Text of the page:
Doctor Who Invasion of America (Networks)
Gracepoint latest U.S. remake of original U.K. TV shows
BY ALEX STRACHAN, POSTMEDIA NEWS
Success breeds success, the saying goes.
And if it’s true that imitation is the sincerest form of television, as the late radio comedian Fred Allen once said, then it’s only a matter of time before a successful popular U.K. TV show will get a North American redo.
When a show has already proven popular in the U.K., it saves a lot of creative thinking.
As recent history shows, though, North American remakes of British TV shows don’t always translate well — on either side of the Atlantic.
When Gracepoint — a U.S.-backed remake of the BAFTA-winning murder mystery Broadchurch — makes its debut next month, it’s the viewers who will decide its fate. If not enough viewers tune in, Gracepoint will quickly vanish, as others have vanished before it.
For every Three’s Company, Sanford and Son and All in the Family — TV classics, every one of them based on a U.K. original — there are countless others that sank without a trace, from Viva Laughlin, Men Behaving Badly and Absolutely Fabulous to Coupling, Life on Mars and The IT Crowd.
As with the U.S. pilot episodes for Red Dwarf and The IT Crowd, Gracepoint’s producers elected to retain one of the original’s lead actors — David Tennant as Det. Inspector Alec Hardy, adopting an American accent as Det. Emmett Carver in Gracepoint — and keep much of the script for the U.S. series, at least for the first two episodes.
Gracepoint was filmed earlier this year in Oak Bay, BC, with the Victoria suburb filling in for a seaside town in northern California. The original Broadchurch was set in a small town on England’s Dorset coast, a tiny, insular community surrounded by white-chalk cliffs, where everyone knows everyone else, and everyone has a secret to hide.
Broadchurch was an instant sensation internationally, including in the U.S., where it aired on BBC America.
It was only a matter of time before North American TV would make its own version — despite cautionary tales like Cracker, starring Robert Pastorelli in the role made famous by Robbie Coltrane, and Prime Suspect, with Maria Bello in the role immortalized by Helen Mirren. The U.S. Cracker was pulled after just 11 episodes in 1997; five more episodes were made but never aired. The U.S. Prime Suspect managed one short season of 13 episodes in 2011-12, but never returned after burning off back-to-back final episodes in January, 2012.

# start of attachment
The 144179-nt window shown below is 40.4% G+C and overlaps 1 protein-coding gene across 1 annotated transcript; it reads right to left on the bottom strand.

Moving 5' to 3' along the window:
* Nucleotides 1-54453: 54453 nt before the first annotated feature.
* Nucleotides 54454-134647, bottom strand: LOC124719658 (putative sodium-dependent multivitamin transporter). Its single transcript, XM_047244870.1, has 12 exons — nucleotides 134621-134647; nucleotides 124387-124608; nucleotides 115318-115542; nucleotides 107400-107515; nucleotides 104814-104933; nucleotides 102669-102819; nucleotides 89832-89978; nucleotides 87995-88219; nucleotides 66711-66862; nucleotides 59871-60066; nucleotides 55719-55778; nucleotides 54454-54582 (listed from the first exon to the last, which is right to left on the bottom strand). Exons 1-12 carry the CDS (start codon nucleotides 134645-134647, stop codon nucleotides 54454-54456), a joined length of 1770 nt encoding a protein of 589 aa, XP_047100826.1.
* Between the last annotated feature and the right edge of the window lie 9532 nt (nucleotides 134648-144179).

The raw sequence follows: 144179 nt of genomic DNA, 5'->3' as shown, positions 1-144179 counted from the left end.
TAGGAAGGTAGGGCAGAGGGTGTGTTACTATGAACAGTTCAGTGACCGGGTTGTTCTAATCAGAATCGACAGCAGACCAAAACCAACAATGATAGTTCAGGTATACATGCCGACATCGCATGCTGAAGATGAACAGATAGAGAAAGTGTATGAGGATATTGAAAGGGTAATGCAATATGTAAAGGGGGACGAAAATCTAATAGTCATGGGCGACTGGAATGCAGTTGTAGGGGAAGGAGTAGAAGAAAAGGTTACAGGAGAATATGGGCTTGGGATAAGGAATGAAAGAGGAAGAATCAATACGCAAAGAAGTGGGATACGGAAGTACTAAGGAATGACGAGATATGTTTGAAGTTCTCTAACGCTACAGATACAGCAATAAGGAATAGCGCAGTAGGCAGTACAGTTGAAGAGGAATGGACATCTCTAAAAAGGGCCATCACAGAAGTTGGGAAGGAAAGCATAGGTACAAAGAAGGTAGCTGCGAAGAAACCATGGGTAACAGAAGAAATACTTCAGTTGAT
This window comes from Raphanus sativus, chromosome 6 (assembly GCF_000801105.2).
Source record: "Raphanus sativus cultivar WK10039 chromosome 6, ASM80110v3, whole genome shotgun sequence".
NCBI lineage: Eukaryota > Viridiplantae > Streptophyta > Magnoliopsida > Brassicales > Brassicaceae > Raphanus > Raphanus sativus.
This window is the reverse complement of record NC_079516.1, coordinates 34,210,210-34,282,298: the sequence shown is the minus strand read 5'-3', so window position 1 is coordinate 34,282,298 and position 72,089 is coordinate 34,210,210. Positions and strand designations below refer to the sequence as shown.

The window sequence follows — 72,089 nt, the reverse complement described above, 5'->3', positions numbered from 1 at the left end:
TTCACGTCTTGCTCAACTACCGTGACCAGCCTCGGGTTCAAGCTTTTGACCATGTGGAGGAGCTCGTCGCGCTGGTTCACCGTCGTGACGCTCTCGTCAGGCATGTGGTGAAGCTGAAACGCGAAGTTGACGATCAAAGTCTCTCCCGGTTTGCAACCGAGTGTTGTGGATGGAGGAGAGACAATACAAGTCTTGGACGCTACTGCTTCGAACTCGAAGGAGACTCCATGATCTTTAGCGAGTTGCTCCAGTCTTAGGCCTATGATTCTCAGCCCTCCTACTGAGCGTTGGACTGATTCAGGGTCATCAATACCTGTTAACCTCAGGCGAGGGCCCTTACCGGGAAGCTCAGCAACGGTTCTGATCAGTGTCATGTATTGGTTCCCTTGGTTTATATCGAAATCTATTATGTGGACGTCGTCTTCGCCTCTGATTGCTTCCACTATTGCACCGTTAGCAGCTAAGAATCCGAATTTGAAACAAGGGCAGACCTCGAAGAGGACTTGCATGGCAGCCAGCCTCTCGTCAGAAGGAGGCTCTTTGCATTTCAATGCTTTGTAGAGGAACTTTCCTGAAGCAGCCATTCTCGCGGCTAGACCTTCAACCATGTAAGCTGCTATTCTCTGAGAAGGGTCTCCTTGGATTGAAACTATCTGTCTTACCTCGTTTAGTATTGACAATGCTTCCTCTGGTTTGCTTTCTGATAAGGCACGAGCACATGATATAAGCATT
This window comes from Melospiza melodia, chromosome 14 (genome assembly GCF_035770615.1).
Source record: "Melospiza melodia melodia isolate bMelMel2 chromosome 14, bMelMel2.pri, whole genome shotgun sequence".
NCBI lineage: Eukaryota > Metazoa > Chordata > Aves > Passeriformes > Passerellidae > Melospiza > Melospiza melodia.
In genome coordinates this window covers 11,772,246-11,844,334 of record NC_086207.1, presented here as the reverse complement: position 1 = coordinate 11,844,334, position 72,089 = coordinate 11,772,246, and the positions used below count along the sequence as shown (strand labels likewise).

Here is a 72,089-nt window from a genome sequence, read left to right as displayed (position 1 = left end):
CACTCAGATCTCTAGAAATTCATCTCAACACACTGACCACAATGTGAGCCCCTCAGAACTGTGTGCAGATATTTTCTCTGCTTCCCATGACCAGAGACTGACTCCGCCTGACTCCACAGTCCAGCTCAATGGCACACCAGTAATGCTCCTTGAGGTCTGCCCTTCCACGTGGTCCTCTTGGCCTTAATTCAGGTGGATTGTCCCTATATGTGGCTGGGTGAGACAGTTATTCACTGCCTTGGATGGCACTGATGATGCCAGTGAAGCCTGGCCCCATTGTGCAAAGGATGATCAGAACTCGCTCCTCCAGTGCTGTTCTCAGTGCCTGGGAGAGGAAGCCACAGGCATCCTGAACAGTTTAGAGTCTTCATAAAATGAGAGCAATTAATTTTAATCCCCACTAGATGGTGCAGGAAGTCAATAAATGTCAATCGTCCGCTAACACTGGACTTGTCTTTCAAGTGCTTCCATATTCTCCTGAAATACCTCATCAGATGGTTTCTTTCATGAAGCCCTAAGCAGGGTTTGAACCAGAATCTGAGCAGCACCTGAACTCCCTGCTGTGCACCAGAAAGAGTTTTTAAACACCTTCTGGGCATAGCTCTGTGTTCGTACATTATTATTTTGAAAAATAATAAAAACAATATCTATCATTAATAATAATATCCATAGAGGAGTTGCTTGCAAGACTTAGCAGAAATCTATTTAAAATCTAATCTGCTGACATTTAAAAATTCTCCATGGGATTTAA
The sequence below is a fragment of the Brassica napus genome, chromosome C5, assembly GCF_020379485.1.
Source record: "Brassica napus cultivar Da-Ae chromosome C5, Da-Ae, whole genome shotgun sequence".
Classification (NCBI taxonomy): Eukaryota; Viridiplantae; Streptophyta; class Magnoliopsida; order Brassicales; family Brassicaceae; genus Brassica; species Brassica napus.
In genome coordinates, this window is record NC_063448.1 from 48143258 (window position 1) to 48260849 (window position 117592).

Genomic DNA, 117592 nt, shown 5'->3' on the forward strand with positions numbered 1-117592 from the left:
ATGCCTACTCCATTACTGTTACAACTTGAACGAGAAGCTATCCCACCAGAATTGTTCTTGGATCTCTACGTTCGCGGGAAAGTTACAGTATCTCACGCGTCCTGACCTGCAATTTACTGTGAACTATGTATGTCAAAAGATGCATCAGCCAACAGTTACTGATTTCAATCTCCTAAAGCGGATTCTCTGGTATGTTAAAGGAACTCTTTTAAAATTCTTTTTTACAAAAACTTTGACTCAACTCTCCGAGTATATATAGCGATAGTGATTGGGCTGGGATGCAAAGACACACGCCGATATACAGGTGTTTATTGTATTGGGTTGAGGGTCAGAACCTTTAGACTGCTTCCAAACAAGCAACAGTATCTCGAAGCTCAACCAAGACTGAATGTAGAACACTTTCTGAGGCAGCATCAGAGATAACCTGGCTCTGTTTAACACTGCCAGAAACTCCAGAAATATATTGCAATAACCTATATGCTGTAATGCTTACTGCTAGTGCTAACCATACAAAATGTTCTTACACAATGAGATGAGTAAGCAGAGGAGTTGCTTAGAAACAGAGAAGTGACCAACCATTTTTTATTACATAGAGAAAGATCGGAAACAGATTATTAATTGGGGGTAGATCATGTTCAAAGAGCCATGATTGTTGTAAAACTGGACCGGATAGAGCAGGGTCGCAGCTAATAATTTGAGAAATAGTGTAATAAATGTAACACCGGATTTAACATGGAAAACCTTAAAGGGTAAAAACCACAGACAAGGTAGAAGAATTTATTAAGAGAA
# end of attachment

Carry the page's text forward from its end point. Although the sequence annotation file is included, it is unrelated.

Expectations are riding high for Gracepoint. Broadchurch is already filming a second season in the U.K. and Tennant returned to reprise his role as Alec Hardy just days after playing Emmett Carver in Gracepoint.
Asked last month by Postmedia News about the potential pitfalls facing any adaptation of a British original, Tennant cited The Office as the standard bearer. Office-creator Ricky Gervais has said the U.S. remake exceeded all his expectations.
“Every individual case has its own merits and demerits, doesn’t it?” Tennant said. “It works both ways. It always comes down to the talents of the people involved. I’m too close to this to really be objective about it, other than I’m thrilled to be part of this cast telling this story, as I was in Britain.
“The Office is a good example, though. It was brilliant, and it was such a fantastic show to start with. It was brilliantly reimagined over here. It started similarly, but ultimately became a very different show. It was equally successful in the end, but in a different direction.”
The needs and requirements of U.K. and U.S. TV differ in other ways, as well. The U.K. model leans toward fewer episodes of series, and a year-round programming model. For all the changes affecting North American TV, the U.S. and Canadian model is still based on a September fall season, a January midseason and 22-episode seasons.
“We’re two nations divided by a common language,” Tennant said. “There’s a lot of traffic back and forth culturally, and I think there are huge advantages to that. Sometimes it backfires. On balance, though, I think we can bring contrasting sensibilities to the same piece of work, and get something exciting and new from it. I’m confident that’s what’s happened here.”
Karen Gillan takes selfie with Selfie poster
Selfie actress Karen Gillan has taken a selfie with her Selfie poster in the background, which is the most amount of times I’ve ever said selfie in one sentence. If only she’d been taking a selfie in the Selfie poster too, then I’d be on to a whole new level of selfie-action.
Gillan posted the snap up on Twitter joking, “Some people are cool… and then there’s me.”
But really, if you saw yourself on a huge great big poster like that, you’d have to take a picture wouldn’t you?
Selfie doesn’t hit screens in the US until the 30th of September, but given it’s already been made available online (on purpose, not a leak) you may very well have already seen it.
In a nutshell, Gillan’s character Eliza Dooley needs help rebranding her image after she becomes the star of a viral internet video that isn't all that flattering. She winds up with the rather interesting marketing expert Henry (John Cho) to help.